I defer to no one in my high regard for Joe Nocera as a financial writer, except for one quirk: now and then he'll strut his sympathy for Wall Street, he'll show that he feels the pain of Goldman Sachs and others for the terrible things people are saying about them. This past Saturday's column was a good example. Goldman and the rest have merely been doing what they do, he argued, and to call them greedheads or fraudsters - words that I happen to think apply - for not having behaved otherwise in the months since the October credit freezeup is wrongheaded. I disagree. I do not think that TARP and other taxpayer-funded facilities were designed to fund business-as-usual for Goldman, JPMC and the other survivors. I do not think these taxpayer programs were put in place to subsidize the overpricing of risk inevitable if 50% of the historical competition is swept off the board and an oligopoly brought into being in the name of "bailout." I do nor think that discount window "free money" was intended to finance computer-driven trading programs of whatever frequency. Given the speed of its profit reversal, I seriously doubt that Goldman was in anywhere near as bad shape as it must have represented itself as being in last fall, or that its exposure to AIG was truly critical. I have my doubts as to Buffett's investment in Goldman. It's not that I quarrel with Berkshire-Hathaway earning twice the rate of return on an investment a fraction of the size of the taxpayers' assumption of risk. I just wonder whether that deal may not have been window-dressing.
I like the way a team of writers recently put it in Der Spiegel:

"The taxpayer is paying for the chips in the casino," the head of the German operations of an international investment bank says quite openly, but anonymously nevertheless. "It doesn't get any better." The government, he says, provided guarantees for banks like Munich's Hypo Real Estate, whose securities are now being traded on the market at a huge discount. Investment banks, for their part, have bought the securities with money they borrowed from central banks at ridiculously low rates.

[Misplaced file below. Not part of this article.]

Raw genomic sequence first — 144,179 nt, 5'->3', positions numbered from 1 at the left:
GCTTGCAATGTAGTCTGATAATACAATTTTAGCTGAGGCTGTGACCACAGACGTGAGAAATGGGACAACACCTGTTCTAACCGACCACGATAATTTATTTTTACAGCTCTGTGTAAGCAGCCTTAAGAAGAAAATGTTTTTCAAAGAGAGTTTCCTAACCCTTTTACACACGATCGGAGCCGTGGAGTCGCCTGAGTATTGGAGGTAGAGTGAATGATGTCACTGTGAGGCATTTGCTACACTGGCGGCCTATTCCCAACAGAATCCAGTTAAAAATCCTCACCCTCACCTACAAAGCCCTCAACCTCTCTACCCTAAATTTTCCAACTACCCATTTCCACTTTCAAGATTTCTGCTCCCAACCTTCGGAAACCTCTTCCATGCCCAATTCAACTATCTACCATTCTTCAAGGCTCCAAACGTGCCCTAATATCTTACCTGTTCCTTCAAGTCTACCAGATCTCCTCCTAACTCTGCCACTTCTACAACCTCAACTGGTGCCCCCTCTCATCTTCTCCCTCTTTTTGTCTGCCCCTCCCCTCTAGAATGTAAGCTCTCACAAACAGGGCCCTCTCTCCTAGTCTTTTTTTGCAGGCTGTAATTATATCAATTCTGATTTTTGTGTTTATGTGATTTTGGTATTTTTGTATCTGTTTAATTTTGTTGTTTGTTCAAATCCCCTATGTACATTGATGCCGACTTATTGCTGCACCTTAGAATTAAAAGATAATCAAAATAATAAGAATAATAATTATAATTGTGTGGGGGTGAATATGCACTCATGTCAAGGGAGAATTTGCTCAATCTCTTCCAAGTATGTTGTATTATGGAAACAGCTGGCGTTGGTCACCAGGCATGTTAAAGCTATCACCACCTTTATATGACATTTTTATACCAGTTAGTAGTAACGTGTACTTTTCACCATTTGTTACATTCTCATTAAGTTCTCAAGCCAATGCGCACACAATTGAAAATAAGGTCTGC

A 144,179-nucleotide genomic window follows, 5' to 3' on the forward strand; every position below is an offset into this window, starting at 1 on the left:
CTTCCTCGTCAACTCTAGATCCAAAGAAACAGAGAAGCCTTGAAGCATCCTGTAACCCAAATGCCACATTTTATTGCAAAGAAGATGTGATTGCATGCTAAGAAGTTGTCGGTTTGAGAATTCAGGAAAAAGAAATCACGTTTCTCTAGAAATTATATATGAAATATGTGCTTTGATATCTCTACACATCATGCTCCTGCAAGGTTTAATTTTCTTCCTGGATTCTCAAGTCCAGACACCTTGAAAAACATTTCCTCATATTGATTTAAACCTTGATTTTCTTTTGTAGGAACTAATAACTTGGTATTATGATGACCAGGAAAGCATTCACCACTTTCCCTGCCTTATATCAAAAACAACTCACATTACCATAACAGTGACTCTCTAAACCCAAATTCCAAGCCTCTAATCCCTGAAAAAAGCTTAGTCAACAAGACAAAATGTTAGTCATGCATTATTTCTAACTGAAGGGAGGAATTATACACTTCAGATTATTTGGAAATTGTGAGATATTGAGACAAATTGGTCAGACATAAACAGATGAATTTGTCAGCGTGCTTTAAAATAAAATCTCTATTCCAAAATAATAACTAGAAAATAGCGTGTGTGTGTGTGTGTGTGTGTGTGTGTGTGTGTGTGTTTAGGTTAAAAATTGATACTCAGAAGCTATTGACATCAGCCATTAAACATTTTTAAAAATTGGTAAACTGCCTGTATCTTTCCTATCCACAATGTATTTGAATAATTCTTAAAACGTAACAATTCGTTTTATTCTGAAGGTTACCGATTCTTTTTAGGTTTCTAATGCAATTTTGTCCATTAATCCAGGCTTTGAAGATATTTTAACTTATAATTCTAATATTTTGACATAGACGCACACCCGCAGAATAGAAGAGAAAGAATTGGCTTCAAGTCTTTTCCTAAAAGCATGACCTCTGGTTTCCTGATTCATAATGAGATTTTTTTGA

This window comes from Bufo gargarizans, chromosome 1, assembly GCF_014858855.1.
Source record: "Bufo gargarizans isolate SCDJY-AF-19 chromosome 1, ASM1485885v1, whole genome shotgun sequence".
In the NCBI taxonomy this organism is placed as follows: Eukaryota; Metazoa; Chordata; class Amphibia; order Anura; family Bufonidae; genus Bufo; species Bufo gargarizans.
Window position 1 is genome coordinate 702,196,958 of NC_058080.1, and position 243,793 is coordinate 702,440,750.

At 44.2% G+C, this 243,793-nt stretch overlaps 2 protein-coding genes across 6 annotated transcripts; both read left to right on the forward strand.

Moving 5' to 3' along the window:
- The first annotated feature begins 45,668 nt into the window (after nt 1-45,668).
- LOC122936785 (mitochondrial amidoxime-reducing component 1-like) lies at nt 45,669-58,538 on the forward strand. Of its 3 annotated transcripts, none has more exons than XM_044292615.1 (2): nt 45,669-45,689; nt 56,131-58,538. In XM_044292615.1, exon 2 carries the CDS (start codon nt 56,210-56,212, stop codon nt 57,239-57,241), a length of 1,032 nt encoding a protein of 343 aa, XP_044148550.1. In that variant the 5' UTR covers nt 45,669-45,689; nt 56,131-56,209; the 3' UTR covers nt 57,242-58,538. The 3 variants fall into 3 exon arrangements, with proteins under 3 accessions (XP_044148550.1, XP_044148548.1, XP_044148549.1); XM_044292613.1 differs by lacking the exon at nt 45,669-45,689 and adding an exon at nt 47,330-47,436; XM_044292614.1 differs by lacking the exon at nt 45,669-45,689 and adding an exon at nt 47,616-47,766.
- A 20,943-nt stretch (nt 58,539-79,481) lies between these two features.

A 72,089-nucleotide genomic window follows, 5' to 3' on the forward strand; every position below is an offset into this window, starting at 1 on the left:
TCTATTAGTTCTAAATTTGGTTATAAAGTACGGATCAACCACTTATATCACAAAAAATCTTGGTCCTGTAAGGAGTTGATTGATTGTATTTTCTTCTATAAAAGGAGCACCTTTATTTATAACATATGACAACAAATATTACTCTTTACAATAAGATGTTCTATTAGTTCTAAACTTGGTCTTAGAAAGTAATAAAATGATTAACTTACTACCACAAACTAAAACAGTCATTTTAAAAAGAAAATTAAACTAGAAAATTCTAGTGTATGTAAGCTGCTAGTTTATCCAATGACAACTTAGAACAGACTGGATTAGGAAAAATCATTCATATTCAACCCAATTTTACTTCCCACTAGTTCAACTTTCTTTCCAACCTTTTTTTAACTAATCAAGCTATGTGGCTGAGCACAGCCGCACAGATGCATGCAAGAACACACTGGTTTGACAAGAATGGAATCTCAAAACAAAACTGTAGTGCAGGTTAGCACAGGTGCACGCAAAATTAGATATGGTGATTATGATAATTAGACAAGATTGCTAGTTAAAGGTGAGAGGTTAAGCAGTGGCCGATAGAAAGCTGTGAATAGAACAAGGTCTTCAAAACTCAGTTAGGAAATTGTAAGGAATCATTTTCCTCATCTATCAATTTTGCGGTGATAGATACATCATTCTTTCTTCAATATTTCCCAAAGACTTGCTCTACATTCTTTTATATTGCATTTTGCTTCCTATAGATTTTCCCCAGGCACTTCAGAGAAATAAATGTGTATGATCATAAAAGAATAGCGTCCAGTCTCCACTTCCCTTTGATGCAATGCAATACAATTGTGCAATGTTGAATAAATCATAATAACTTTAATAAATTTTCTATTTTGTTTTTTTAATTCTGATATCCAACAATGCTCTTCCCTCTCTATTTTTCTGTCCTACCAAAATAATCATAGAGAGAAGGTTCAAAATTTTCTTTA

"The biggest beneficiary of the crisis has been US investment bank Goldman Sachs, which posted record earnings of $13.8 billion (€9.7 billion) in the second quarter. Its traders used money from the US government and the Federal Reserve Bank to speculate, behaving as if the bank were a gigantic hedge fund. Profits from proprietary trading almost doubled over the previous year, while earnings rose by a whopping 186 percent in the bank's bond, commodities and foreign currency speculation businesses. And Goldman CEO Lloyd Blankfein's appetite for risk is still growing. Value at risk (VaR), a measure of the risk of loss on a single day of trading, rose to $245 million -- the highest VaR in the bank's history."

To me, this kind of behavior with respect to measures designed to open up the credit spigots is inexcusable.

August 3, 2009/1

Took me longer to get back to town than expected. Getting head together after three hours on LI highways. Will write later today.

Friday, July 31, 2009

July 31,2009/2

Good light weekend reading:
here
and here:

July 31, 2009